At the start of the year we usually look back over the previous 12 months and pick out our favourite films. Normally for this blog these would be restricted to those shown at the Picture House and I though this year it might have to be different. However the first few months of 2020 were really good for cinema and I’m not sure if this top 5 would be much different even if the doors had stayed open for longer.
So my Top 5 of 2020 is:
- Portrait Of A Lady On Fire
- Little Women
- Uncut Gems
- JoJo Rabbit
Of the films I saw on the smaller screen at home the following would make it into my Top 10: Lynn + Lucy (BFIPlayer), Wolfwalkers (Apple+), Saint Frances (Netflix), Babyteeth (Netflix) and Never Rarely Sometimes Always (Sky/NowTV).
What about you? Did you still manage to see lots of great films (on screens of any size), let us know in the comments.
Unfortunately we haven’t been able to put on our Christmas screening this year but there are other events and festive treats to be found online. Heart’s Lockdown Film Club continues on Fridays (see Bill’s post for details), the Kennington Bioscope seasonal special is happening tonight (7:30pm Youtube) and Carol Morley is bringing her Friday Film Club back for a festive special this Friday (18th December) at 8pm.
Director Jeanie Finlay has visited the Picture House a few times with Sound It Out and most recently Seahorse. Her 2015 film tells the story of how a small community theatre fights to keep afloat in austere times so is perhaps even more relevant today.
“The film captures magnificently the spirit of the production in all its chaotic, funny, joyful and exhilarating glory”THE TIMES
“Wonderfully uplifting”RADIO TIMES
A link to watch the film for free will be available on Friday (see @CarolMorley‘s Twitter page or the #FridayFilmCub hashtag for more details ), the idea is to watch at the same time and then go on Twitter to discuss the film. If you’re not on Twitter you can still watch the film and tell us what you thought in the comments below.
We’ll keep an eye out for any other online events or great films that available to watch at home over the festive period and hope that you all manage to still find a way to enjoy the holiday period.
Kennington Bioscope Presents [on YouTube].
The Kennington Bioscope is a film club at London’s Cinema Museum. It used to run on Wednesday evenings and usually offered screenings in 35mm [or sometimes 16mm] enhanced by live musical accompaniments. The prints were always from early cinema and from a ranger of territories. The musicians were really able performers; several have played for silent titles at International Film Festivals. With the arrival of the pandemic The Bioscope has gone on line; earli8er programmes are still available on You Tube and now a Festive special is panned for the coming week.
A Christmas Special courtesy of the BFI and the EYE Filmmuseum, Amsterdam.
Featuring a whole array of shorts of Winter and Christmas by the enormous generosity of EYE Filmmuseum and the British Film Institute (BFI).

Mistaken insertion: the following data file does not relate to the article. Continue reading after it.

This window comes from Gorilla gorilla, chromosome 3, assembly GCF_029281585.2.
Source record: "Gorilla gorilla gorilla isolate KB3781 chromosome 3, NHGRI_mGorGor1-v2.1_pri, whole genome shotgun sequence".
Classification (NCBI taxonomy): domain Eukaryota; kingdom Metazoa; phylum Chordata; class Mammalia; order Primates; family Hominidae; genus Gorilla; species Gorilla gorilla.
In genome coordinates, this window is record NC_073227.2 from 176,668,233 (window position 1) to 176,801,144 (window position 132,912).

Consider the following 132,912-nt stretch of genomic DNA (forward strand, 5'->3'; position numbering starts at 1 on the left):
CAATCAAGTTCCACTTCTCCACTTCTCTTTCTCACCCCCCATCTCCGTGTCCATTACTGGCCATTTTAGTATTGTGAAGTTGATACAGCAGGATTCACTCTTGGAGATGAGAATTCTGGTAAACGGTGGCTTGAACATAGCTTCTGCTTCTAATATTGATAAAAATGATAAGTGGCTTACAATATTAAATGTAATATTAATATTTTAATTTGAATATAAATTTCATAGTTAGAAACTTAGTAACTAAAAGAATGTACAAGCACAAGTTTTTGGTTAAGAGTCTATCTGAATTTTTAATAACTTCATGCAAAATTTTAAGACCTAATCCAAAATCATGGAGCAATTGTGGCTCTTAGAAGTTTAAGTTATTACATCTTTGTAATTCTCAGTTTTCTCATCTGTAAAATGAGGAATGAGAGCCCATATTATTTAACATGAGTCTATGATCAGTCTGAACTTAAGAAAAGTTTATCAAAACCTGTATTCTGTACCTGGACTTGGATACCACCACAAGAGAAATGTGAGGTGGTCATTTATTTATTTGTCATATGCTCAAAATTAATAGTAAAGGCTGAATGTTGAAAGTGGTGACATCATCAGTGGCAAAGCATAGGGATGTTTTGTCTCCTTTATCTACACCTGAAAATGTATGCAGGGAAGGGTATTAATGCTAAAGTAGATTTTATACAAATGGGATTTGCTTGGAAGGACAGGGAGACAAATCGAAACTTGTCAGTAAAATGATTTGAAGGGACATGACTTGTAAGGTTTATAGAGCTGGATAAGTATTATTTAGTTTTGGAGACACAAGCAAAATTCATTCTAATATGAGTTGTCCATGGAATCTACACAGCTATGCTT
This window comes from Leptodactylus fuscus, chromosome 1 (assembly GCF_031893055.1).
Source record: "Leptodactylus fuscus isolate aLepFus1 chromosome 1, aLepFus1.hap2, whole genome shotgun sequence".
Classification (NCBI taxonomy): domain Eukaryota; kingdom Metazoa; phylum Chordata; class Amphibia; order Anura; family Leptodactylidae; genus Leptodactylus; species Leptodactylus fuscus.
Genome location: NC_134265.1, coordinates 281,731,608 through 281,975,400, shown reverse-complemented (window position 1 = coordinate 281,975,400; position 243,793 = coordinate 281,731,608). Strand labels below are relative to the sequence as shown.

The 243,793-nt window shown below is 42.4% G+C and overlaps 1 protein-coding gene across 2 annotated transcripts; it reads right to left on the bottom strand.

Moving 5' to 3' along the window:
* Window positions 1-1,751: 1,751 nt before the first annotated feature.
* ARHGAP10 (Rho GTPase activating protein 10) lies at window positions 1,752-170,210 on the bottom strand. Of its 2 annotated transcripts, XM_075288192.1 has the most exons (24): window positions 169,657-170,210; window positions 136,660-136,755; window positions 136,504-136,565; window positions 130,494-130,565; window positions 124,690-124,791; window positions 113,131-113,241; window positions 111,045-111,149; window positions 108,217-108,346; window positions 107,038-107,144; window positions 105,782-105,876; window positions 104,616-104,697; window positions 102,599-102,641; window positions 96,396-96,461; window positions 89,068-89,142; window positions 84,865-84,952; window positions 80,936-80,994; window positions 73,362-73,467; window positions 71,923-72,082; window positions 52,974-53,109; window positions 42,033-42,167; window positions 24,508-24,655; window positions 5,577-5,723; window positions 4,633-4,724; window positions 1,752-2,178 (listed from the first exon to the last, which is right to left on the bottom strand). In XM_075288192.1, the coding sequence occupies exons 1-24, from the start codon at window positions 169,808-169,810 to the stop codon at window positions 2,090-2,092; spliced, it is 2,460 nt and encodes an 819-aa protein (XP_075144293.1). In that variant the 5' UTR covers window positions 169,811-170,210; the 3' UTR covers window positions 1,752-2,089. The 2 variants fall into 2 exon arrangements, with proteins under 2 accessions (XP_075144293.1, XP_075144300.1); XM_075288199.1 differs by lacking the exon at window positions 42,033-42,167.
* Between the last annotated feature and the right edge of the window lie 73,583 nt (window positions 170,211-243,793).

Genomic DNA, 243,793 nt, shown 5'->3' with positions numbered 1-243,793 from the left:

Holland in Ijs (NL 1917) – Scenes from the Netherlands in what was an extremely cold winter for them – Daan van den Hurk
Expedition to the North Pole (USA 1916) – Animated adventure by airship to the frozen North – Cyrus Gabrysch
Il Natale di Cretinetti (IT 1909) – Early film comedian André Deed wreaks havoc with an outsize Christmas tree – José María Serralde Ruiz
Ida’s Christmas (USA 1912) – Dolores Costello and John Bunny star in this heart-warming tale from the Vitagraph studios – Colin Sell
Snowstorm in New York (NL 1926?) – A blizzard paralyzes Manhattan – Ben Model
Scrooge; or Marley’s Ghost (UK 1901) – R.W. Paul’s early and ingenious depiction of Dickens’ seasonal story – Meg Morley
Snowballs (UK 1901) – Schoolboy scamps besiege passers-by with handfuls of the cold white stuff – Lillian Henley
Santa Claus (UK 1898) – The wonder of Christmas. British filmmaker G.A. Smith’s film features his children and wife Laura Bayley – Stephen Horne
The Little Match Girl (UK 1914) – Percy Nash directs this, the second British adaptation of Hans Christian Andersen’s heartrending story – Donald Sosin
The Mistletoe Bough (UK 1904) – An unlucky bride is locked in a trunk in this early film – Costas Fotopoulos
Broncho Billy’s Christmas Dinner (USA 1911) – Villainous Broncho Billy finds himself accidentally invited to the Sheriff’s home for the festive repast – Philip Carli
Santa Claus and the Fairy (UK 1898) – Have you been naughty or nice? Stockings at the ready! – John Sweeney
This will offer a pleasure for fans of early cinema. The titles [facsimiles versions] are provided by the support of our own National Film Archive and the fine archival collection at the Eye Museum in Amsterdam. During the pandemic, The Eye, like a number of archives is offering access on line to parts of their collections; though these screenings are usually silent. The Bioscope music is a real cachet and, in a nice touch, the pianist’s hands and instrument can be seen in a small additional frame. The Bioscope organisers also ensure sub-titles for films with foreign language title cards. You also get introductions to the titles by film historian Michelle Facey and a chance to see the Cinema Museum.
If interested you can read more about the Bioscope af Early and Silent Cinema.
When we postponed our AGM (which was originally planned for May) we hoped that we would still be able to hold it later in the year. Unfortunately that has not been possible and with no clear sign of when we would be able to hold a meeting, we have decided it move it online.